“I couldn’t even sleep at night,” the lead paleontologist says of her reaction to the discovery.
PUBLISHED MARCH 20, 2019
ABOUT 115 MILLION years ago in what's now northwest China, a female bird was on the verge of motherhood. But somehow, her life on an ancient lakeshore took a traumatic turn, triggering a pregnancy complication that killed the egg forming inside her and may have even led to her death.
Entombed ever since, this mother bird is now a paleontology milestone: Named Avimaia schweitzerae, the newly described species is the first fossil bird known to science that contains an unlaid egg.
“We were not expecting anything interesting, but it turned out to be the first fossil bird ever found with an egg inside its body,” says lead study author Alida Bailleul, a postdoctoral researcher at China's Institute of Vertebrate Paleontology and Paleoanthropology (IVPP). “To me, that’s the funniest thing.”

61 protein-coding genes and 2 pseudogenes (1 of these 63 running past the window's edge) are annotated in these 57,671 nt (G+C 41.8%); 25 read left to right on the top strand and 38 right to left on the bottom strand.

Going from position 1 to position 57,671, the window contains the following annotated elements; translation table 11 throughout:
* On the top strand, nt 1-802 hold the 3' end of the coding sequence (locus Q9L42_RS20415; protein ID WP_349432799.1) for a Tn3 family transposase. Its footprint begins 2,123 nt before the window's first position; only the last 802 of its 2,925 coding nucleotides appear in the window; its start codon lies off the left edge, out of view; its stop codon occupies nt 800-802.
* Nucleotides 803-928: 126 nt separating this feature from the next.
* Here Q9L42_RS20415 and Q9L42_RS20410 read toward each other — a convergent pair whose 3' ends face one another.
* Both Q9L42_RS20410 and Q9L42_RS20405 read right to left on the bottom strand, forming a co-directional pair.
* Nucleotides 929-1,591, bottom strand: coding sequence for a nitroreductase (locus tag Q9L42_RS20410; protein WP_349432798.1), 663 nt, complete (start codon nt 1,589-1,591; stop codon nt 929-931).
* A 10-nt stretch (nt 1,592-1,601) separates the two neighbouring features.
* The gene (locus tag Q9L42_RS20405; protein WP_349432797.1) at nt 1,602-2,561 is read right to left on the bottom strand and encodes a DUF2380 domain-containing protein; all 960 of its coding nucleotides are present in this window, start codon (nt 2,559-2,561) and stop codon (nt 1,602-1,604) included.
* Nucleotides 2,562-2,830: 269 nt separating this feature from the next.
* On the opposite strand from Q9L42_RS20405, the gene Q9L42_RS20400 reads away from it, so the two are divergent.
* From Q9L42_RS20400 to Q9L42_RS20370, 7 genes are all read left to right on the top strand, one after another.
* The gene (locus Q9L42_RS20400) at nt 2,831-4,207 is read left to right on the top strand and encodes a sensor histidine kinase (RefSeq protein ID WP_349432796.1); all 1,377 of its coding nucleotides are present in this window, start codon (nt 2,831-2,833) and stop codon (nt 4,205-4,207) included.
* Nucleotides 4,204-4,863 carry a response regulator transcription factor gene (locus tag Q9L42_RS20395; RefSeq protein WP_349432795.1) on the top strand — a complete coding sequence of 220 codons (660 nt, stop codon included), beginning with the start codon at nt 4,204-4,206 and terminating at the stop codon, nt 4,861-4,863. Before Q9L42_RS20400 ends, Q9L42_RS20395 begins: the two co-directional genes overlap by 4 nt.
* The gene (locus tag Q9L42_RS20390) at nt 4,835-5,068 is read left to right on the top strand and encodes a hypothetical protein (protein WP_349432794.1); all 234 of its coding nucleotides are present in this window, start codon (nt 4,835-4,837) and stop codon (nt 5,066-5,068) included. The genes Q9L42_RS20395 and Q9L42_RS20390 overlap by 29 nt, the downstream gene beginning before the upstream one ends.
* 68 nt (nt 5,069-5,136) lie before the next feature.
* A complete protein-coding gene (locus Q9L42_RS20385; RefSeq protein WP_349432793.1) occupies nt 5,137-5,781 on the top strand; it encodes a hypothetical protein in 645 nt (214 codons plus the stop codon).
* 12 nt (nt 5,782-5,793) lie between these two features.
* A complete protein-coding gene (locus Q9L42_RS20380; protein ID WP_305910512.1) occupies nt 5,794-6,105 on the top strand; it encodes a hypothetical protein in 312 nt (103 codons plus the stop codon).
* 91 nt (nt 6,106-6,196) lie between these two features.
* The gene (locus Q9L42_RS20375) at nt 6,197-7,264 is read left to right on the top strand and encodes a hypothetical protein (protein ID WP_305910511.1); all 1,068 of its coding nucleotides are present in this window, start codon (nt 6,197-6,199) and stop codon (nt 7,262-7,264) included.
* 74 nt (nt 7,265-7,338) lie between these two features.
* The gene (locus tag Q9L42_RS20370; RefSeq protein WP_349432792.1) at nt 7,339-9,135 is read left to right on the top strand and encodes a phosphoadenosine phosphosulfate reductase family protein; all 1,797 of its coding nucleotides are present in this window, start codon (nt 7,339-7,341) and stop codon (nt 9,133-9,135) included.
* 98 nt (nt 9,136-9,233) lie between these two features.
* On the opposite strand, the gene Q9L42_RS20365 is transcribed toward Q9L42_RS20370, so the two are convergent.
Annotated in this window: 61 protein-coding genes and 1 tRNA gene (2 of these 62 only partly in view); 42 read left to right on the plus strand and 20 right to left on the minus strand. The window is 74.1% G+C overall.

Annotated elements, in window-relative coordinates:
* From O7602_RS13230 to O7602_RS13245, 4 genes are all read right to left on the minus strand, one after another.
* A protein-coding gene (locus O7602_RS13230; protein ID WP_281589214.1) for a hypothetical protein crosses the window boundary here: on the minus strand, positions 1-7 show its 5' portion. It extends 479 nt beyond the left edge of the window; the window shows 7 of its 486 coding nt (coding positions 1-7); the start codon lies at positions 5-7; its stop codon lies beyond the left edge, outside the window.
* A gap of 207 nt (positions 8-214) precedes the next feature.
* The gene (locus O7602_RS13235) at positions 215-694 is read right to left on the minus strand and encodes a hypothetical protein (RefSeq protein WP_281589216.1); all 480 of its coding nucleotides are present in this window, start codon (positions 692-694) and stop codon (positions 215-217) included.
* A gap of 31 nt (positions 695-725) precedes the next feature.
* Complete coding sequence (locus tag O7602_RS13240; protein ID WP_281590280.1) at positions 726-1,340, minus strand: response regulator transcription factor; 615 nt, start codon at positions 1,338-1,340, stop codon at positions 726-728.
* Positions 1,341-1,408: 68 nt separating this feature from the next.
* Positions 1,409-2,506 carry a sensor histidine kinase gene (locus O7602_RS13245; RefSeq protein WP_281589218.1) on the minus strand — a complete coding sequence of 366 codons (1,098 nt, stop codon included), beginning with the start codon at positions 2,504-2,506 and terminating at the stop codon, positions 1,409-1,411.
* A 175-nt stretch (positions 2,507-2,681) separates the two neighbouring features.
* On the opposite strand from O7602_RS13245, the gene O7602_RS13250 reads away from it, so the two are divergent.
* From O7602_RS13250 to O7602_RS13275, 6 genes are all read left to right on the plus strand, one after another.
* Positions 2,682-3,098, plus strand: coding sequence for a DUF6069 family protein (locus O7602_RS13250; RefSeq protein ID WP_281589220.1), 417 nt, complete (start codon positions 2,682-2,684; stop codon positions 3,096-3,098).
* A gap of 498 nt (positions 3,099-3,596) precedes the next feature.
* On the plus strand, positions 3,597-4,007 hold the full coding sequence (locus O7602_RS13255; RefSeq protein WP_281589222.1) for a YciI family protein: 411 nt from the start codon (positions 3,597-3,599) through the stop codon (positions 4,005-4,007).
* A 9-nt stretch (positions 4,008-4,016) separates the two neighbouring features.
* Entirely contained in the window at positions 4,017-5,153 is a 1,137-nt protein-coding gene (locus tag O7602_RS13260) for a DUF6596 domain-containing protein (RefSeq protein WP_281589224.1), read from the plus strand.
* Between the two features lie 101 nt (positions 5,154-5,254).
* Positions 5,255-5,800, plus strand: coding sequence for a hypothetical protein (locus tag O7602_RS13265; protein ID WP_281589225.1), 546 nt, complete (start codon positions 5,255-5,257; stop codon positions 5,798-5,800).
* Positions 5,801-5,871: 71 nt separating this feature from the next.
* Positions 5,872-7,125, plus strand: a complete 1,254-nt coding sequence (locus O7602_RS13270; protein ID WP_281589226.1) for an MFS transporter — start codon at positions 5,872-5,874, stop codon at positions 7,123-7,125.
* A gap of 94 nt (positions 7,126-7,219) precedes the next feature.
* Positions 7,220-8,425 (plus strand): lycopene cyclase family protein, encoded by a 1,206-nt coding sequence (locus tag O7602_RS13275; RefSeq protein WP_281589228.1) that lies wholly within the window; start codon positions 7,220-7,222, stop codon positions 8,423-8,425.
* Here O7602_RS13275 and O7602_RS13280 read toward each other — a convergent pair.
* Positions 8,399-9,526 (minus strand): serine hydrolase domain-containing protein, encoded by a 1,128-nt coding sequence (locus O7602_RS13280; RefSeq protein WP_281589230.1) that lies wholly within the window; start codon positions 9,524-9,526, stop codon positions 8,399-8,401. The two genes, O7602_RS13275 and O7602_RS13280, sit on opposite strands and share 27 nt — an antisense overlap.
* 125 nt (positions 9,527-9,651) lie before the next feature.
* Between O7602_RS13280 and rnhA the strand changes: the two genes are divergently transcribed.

Described this week in Nature Communications, the egg could shed light on reproductive disorders in ancient birds. And if its pigments are preserved, the fossil could reveal more about how ancient birds nested. Previous research has shown that the colors and speckles on dinosaur eggshells may vary depending on the dinosaur's nesting behavior, such as whether the species buries its eggs or broods them. This pattern holds true in the only dinosaurs alive today: birds.